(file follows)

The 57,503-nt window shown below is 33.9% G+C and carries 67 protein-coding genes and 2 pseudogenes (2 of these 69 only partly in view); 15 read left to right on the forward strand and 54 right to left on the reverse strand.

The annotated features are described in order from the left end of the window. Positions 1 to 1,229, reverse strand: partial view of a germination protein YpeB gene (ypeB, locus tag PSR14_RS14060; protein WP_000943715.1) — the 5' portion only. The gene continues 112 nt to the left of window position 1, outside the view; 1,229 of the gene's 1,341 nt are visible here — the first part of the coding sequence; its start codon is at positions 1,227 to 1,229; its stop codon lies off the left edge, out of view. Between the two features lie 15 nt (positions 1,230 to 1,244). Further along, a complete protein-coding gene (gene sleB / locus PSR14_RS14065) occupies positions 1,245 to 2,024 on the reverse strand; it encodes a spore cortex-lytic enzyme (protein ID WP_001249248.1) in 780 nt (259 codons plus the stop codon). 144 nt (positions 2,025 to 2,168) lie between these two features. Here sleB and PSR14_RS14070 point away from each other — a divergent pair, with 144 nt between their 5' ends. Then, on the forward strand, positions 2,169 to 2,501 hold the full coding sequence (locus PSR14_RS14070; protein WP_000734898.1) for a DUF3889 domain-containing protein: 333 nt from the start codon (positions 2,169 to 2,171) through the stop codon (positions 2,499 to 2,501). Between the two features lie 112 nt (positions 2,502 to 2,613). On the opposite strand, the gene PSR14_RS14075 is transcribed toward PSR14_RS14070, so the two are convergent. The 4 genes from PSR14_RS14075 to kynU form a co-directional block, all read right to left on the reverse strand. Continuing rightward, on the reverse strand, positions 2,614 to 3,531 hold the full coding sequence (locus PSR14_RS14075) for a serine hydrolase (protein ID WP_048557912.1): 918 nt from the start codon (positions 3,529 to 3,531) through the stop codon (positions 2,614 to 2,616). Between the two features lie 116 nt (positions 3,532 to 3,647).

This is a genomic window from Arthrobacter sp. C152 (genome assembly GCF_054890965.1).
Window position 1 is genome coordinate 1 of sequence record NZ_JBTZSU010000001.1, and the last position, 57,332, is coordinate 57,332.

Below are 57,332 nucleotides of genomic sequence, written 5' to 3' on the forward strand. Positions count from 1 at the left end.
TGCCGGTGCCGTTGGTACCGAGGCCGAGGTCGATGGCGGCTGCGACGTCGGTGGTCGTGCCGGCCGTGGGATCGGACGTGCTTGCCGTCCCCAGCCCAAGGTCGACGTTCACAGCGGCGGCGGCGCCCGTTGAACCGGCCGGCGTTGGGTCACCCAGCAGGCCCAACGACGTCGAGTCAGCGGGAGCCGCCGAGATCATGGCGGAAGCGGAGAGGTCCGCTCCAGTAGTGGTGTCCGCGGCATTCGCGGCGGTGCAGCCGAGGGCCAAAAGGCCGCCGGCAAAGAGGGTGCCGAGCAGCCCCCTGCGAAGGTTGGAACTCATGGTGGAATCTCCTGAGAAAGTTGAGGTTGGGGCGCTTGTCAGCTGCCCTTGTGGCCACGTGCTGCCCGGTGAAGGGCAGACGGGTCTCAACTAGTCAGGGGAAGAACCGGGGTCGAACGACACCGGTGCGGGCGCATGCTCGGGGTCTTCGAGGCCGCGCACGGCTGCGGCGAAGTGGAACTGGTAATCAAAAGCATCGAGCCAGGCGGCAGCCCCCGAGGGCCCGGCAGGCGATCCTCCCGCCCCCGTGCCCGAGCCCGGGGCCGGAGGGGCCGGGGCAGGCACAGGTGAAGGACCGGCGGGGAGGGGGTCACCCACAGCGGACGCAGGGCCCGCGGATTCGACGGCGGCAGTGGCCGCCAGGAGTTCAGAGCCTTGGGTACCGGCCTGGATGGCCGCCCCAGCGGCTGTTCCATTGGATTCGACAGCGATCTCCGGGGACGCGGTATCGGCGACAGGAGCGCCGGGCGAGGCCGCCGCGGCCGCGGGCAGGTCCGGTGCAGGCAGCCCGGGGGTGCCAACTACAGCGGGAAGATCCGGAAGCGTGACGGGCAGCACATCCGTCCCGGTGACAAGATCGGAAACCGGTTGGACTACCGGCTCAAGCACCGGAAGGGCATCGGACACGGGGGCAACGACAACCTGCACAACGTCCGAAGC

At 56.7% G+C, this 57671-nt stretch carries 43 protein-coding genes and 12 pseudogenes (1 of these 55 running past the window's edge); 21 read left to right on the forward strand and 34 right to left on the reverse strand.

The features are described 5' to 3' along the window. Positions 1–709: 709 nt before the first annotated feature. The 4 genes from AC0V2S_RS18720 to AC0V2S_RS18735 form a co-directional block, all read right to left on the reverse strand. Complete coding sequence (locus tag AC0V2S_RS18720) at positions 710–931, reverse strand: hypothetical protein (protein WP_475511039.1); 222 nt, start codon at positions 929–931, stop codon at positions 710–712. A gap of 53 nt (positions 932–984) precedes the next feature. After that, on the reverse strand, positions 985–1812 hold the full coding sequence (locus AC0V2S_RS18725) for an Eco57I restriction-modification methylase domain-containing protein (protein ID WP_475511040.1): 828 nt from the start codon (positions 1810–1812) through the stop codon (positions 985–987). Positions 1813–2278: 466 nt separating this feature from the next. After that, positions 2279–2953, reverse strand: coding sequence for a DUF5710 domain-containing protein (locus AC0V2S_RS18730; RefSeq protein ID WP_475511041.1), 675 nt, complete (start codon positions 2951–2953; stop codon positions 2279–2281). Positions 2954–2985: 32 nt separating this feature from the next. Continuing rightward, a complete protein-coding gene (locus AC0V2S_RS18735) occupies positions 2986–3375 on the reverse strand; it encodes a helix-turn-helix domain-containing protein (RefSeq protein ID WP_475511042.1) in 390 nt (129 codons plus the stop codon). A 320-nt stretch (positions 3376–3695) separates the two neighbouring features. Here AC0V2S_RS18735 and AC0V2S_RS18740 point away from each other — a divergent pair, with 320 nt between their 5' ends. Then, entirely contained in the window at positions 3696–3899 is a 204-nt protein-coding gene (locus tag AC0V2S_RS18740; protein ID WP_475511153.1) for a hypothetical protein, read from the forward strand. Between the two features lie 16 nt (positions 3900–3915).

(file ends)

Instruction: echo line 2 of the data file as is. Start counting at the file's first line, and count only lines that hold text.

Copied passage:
The annotated features are described in order from the left end of the window. Positions 1 to 1,229, reverse strand: partial view of a germination protein YpeB gene (ypeB, locus tag PSR14_RS14060; protein WP_000943715.1) — the 5' portion only. The gene continues 112 nt to the left of window position 1, outside the view; 1,229 of the gene's 1,341 nt are visible here — the first part of the coding sequence; its start codon is at positions 1,227 to 1,229; its stop codon lies off the left edge, out of view. Between the two features lie 15 nt (positions 1,230 to 1,244). Further along, a complete protein-coding gene (gene sleB / locus PSR14_RS14065) occupies positions 1,245 to 2,024 on the reverse strand; it encodes a spore cortex-lytic enzyme (protein ID WP_001249248.1) in 780 nt (259 codons plus the stop codon). 144 nt (positions 2,025 to 2,168) lie between these two features. Here sleB and PSR14_RS14070 point away from each other — a divergent pair, with 144 nt between their 5' ends. Then, on the forward strand, positions 2,169 to 2,501 hold the full coding sequence (locus PSR14_RS14070; protein WP_000734898.1) for a DUF3889 domain-containing protein: 333 nt from the start codon (positions 2,169 to 2,171) through the stop codon (positions 2,499 to 2,501). Between the two features lie 112 nt (positions 2,502 to 2,613). On the opposite strand, the gene PSR14_RS14075 is transcribed toward PSR14_RS14070, so the two are convergent. The 4 genes from PSR14_RS14075 to kynU form a co-directional block, all read right to left on the reverse strand. Continuing rightward, on the reverse strand, positions 2,614 to 3,531 hold the full coding sequence (locus PSR14_RS14075) for a serine hydrolase (protein ID WP_048557912.1): 918 nt from the start codon (positions 3,529 to 3,531) through the stop codon (positions 2,614 to 2,616). Between the two features lie 116 nt (positions 3,532 to 3,647).